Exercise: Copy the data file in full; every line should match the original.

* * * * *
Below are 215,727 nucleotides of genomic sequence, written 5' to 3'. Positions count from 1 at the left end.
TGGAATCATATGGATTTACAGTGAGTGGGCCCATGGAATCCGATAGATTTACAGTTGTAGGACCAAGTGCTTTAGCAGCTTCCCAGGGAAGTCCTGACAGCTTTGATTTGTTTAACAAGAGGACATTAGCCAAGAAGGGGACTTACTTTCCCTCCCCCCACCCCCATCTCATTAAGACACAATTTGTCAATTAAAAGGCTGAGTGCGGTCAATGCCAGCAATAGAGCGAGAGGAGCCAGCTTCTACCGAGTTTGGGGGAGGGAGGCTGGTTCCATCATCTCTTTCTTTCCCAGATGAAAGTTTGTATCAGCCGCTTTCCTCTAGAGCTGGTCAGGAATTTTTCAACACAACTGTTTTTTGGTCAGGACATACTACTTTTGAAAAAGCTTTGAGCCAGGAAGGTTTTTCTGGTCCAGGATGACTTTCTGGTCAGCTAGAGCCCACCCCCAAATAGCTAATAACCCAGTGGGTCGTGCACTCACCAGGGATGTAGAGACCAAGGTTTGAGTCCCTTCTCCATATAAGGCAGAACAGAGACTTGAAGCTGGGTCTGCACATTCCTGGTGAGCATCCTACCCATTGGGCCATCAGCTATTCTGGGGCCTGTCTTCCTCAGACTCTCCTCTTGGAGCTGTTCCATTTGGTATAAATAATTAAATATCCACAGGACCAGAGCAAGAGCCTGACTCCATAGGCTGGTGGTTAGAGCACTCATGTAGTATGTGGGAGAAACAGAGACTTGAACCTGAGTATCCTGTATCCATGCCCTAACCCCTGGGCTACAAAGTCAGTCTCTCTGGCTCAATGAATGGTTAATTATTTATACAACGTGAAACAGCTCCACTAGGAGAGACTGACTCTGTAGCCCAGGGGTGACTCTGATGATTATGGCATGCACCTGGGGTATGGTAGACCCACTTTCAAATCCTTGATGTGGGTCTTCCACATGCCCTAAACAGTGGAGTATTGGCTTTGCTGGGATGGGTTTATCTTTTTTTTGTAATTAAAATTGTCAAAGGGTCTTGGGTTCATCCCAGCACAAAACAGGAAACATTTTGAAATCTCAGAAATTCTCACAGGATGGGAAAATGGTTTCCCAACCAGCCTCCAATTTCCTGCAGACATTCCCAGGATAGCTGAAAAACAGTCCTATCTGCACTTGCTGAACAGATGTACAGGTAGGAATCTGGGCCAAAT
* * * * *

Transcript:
Below are 215,727 nucleotides of genomic sequence, written 5' to 3'. Positions count from 1 at the left end.
TGGAATCATATGGATTTACAGTGAGTGGGCCCATGGAATCCGATAGATTTACAGTTGTAGGACCAAGTGCTTTAGCAGCTTCCCAGGGAAGTCCTGACAGCTTTGATTTGTTTAACAAGAGGACATTAGCCAAGAAGGGGACTTACTTTCCCTCCCCCCACCCCCATCTCATTAAGACACAATTTGTCAATTAAAAGGCTGAGTGCGGTCAATGCCAGCAATAGAGCGAGAGGAGCCAGCTTCTACCGAGTTTGGGGGAGGGAGGCTGGTTCCATCATCTCTTTCTTTCCCAGATGAAAGTTTGTATCAGCCGCTTTCCTCTAGAGCTGGTCAGGAATTTTTCAACACAACTGTTTTTTGGTCAGGACATACTACTTTTGAAAAAGCTTTGAGCCAGGAAGGTTTTTCTGGTCCAGGATGACTTTCTGGTCAGCTAGAGCCCACCCCCAAATAGCTAATAACCCAGTGGGTCGTGCACTCACCAGGGATGTAGAGACCAAGGTTTGAGTCCCTTCTCCATATAAGGCAGAACAGAGACTTGAAGCTGGGTCTGCACATTCCTGGTGAGCATCCTACCCATTGGGCCATCAGCTATTCTGGGGCCTGTCTTCCTCAGACTCTCCTCTTGGAGCTGTTCCATTTGGTATAAATAATTAAATATCCACAGGACCAGAGCAAGAGCCTGACTCCATAGGCTGGTGGTTAGAGCACTCATGTAGTATGTGGGAGAAACAGAGACTTGAACCTGAGTATCCTGTATCCATGCCCTAACCCCTGGGCTACAAAGTCAGTCTCTCTGGCTCAATGAATGGTTAATTATTTATACAACGTGAAACAGCTCCACTAGGAGAGACTGACTCTGTAGCCCAGGGGTGACTCTGATGATTATGGCATGCACCTGGGGTATGGTAGACCCACTTTCAAATCCTTGATGTGGGTCTTCCACATGCCCTAAACAGTGGAGTATTGGCTTTGCTGGGATGGGTTTATCTTTTTTTTGTAATTAAAATTGTCAAAGGGTCTTGGGTTCATCCCAGCACAAAACAGGAAACATTTTGAAATCTCAGAAATTCTCACAGGATGGGAAAATGGTTTCCCAACCAGCCTCCAATTTCCTGCAGACATTCCCAGGATAGCTGAAAAACAGTCCTATCTGCACTTGCTGAACAGATGTACAGGTAGGAATCTGGGCCAAAT